Stephens was a intent shootist, whose target was the variety of wild birds, and the results of his blasting are impressive. Overall, there were 164 individual species killed according to the reported tally. For some, there were multiple taking, especially for the most unusual or lesser known entities, including the following types of birds, which were represented to a greater extent in the published report: Lucy's Warbler (17 skins), Crissal Thrasher (12), Black-tailed Gnatcatcher (10), Strickland's Woodpecker (10), Scaled Quail (9), Bell's Vireo (8), Bendire's Thrasher (7), Brown-crested Flycatcher (7), Summer Tanager (6), Black-throated Sparrow (6), Gray Hawk (6), Olive Warbler (6) and Gilded Flicker (6).
A tally according to locality, indicates the larger number of specimens reported came from the Tucson area (133), then Camp Lowell which was in the same vicinity (52). Other denotable sites are: Santa Rita Mountains (50), Chiricahua Mountains Area (38) with the name revised from Chiracahua Mountains as there are previous records for this site so the name was revised to deal with temporal differences, Morse's Mill, Chiricahua Mountains (24), and Cienega Station (18 records).
In the published report of fatalities, there are sixteen records denoted for Tombstone, representing the following fifteen species represented by specimens: Ash-throated Flycatcher, Blue-gray Gnatcatcher, Brewer's Sparrow (four specimens), Canyon Towhee, Canyon Towhee, Cassin's Kingbird, Common Poorwill, Crissal Thrasher, Gila Woodpecker, Gray Flycatcher, Hammond's Flycatcher, House Wren, Lark Bunting (several large flocks in the vicinity), Northern Mockingbird, Scaled Quail and Vesper Sparrow.
A number of these species of the spring, occurred also during the summer, or were permanent residents.
According to Brewster's report of the journey, he received all of the specimens collected, of which there were more than 600.
Brewster's article issued soon after Stephens completed his journey, did not indicate where the final fate of the bird skins, i.e., where they finally ended up as specimens lying in a cabinet.
Though only about 350 distinct observations were conveyed in the published article, additional records which were not given in the published article, went to various American museums. The online "Ornithological Information System" indicates further details indicate the variety of museums which apparently have specimens collected by bird shootist Stephens.
There are pertinent records in the following collections:
- ¶ American Museum of Natural History: a specimen of Toxostoma dorsale dorsale collected on May 25, 1881 at Tucson
- ¶ Delaware Museum of Natural History (one specimen): a skin of Vermivora luciae collected at Tucson on April 19, 1881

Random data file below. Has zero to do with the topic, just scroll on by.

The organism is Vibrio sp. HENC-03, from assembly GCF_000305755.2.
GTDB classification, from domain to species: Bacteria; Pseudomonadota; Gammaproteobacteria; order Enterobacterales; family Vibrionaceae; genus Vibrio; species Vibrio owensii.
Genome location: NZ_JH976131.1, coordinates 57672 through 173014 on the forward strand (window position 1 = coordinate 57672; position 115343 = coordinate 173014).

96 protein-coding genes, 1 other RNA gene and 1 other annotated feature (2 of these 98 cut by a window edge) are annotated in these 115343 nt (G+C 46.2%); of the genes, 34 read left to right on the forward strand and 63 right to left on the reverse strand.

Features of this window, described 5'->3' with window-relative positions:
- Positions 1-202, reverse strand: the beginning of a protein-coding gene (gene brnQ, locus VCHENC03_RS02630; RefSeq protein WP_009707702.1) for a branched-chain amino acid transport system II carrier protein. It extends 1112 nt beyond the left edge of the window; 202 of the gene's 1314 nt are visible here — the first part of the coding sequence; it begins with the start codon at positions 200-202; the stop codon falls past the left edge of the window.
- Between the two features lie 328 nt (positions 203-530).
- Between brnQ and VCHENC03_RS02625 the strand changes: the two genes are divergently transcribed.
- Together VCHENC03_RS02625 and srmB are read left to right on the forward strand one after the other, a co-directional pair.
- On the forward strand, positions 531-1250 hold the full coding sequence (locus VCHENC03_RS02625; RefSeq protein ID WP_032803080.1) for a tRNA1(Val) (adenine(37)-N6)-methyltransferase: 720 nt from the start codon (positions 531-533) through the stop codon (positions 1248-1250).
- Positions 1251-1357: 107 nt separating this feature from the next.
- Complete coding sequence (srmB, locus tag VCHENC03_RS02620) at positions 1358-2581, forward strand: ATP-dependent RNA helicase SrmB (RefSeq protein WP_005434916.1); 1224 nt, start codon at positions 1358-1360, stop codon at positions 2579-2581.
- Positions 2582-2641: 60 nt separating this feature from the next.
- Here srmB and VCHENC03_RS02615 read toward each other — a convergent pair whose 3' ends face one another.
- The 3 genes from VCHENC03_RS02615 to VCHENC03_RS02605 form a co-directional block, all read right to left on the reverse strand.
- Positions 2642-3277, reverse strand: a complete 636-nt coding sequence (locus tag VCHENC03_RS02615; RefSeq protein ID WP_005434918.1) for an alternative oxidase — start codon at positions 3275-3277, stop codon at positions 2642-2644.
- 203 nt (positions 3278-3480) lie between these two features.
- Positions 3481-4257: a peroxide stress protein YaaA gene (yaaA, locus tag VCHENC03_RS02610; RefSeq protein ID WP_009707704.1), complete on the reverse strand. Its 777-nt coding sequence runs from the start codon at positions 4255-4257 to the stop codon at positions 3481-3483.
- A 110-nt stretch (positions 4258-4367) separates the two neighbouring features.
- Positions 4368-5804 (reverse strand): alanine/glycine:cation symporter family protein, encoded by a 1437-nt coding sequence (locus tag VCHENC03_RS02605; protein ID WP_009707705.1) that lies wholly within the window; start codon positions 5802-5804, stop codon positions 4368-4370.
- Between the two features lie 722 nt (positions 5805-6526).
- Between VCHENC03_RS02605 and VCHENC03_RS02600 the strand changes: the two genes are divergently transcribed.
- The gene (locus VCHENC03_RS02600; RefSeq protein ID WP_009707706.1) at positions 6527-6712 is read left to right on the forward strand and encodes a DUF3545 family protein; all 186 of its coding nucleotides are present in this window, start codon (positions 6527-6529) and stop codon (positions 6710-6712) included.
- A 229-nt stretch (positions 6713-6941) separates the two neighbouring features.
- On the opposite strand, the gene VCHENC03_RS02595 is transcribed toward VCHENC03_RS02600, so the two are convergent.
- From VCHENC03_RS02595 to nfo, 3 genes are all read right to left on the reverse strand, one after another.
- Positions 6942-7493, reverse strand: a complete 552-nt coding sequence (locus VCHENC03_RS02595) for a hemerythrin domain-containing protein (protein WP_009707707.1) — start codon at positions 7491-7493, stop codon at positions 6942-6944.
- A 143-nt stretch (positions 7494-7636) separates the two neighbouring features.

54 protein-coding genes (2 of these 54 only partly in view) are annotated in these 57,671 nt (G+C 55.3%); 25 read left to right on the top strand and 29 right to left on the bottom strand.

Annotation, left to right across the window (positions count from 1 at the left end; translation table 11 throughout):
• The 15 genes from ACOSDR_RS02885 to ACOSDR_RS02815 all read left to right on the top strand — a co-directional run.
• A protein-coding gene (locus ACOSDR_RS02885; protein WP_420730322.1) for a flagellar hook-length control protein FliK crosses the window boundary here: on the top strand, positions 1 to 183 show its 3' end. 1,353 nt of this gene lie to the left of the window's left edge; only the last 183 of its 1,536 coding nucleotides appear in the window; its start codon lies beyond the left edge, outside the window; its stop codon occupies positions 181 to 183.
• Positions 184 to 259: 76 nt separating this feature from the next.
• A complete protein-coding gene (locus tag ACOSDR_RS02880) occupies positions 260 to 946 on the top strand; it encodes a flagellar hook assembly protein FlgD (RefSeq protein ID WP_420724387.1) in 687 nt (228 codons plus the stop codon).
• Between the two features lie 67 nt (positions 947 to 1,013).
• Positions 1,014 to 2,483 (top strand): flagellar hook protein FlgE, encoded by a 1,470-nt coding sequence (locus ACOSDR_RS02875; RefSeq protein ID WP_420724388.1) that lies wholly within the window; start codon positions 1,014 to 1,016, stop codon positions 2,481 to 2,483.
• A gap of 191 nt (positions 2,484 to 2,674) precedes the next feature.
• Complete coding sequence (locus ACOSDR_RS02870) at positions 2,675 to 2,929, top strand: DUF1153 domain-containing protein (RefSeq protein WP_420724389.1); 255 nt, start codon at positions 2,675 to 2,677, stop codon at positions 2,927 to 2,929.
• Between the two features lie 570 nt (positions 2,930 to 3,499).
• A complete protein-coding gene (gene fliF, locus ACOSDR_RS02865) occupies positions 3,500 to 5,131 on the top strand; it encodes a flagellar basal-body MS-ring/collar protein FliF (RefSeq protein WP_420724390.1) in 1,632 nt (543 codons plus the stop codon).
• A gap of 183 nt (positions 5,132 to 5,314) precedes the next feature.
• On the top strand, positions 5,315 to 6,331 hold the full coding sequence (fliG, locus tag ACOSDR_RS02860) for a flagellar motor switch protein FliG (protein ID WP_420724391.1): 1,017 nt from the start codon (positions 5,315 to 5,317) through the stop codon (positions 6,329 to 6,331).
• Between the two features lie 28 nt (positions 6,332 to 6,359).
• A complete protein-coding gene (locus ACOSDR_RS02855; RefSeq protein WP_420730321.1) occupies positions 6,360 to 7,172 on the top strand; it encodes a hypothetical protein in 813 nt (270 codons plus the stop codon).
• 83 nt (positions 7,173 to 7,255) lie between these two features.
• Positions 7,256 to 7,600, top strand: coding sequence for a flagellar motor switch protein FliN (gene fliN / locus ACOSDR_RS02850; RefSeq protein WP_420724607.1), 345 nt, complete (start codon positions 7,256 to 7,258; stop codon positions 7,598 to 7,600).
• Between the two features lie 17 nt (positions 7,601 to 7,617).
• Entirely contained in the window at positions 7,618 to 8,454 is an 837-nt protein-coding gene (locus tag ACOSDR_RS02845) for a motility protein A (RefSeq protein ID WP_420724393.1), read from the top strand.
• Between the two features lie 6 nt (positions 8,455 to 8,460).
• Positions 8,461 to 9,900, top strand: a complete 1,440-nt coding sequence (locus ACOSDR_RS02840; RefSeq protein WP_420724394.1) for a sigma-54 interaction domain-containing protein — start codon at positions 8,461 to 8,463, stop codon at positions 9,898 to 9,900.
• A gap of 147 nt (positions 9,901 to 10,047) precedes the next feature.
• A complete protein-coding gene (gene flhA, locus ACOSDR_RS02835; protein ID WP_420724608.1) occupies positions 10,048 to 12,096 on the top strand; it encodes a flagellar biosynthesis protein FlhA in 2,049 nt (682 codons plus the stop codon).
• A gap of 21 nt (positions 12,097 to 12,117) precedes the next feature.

- ¶ Field Museum of Natural History (23 specimens): the records do not indicate the collector, but the dates and sites given conform to period when Stephens was collecting specimens in Arizona
- ¶ San Diego Natural History Museum (10 specimens)
- ¶ United States National Museum (12 specimens): these records indicate Stephens and William Brewster as the collectors, though Brewster was not the actual collector, but had the specimens in his collection
- ¶ Western Foundation of Vertebrate Zoology (records of eggs/nest for four species): from Tucson
The skins records of Stephens are a prime example of the difficulty in comprehensively considering the ornithological history for a particular place or a specific collector.
In this particular case, the published article contains a bit more than half of the recorded specimens. A couple of museum collections have additional details for a few more specimens. Other museum records have pertinent records but do not include an attribution to the collector, though dates and locations conform to the place and time when the person where skins were taken.
The different sources with the variety of given information, makes it extremely difficult - impossible actually - to compile an accurate and thorough list of the species denoted by a particular bird collector. There are too many sources to consider, a lack of pertinent information in some cases, and other attributes preventing a single-source search which would suitably convey the bird collection efforts of Stephens.
Stephens eventually sold his collection to the San Diego Society of Natural History.
Stephens obviously safely came and went - despite his carrying of a shotgun loaded and ready to shoot something obvious - perhaps, because perhaps once he was recognized as some "eccentric" interested only in birds - he was ignored by law enforcement, citizens, and local rowdies.
Undoubtedly, some of the birds reported by Stephens were about Tombstone when the celebrated gun-slinger affray occurred at the OK Corral, on October 26, 1881.
However he conducted his journey, his skins represent a unique tally of local bird residents with the specimens representing many distinct western subspecies for which little information had been previously available.
Stephens' efforts are unique in presenting a birdly perspective for a frontier town of such significance in the annals of western history.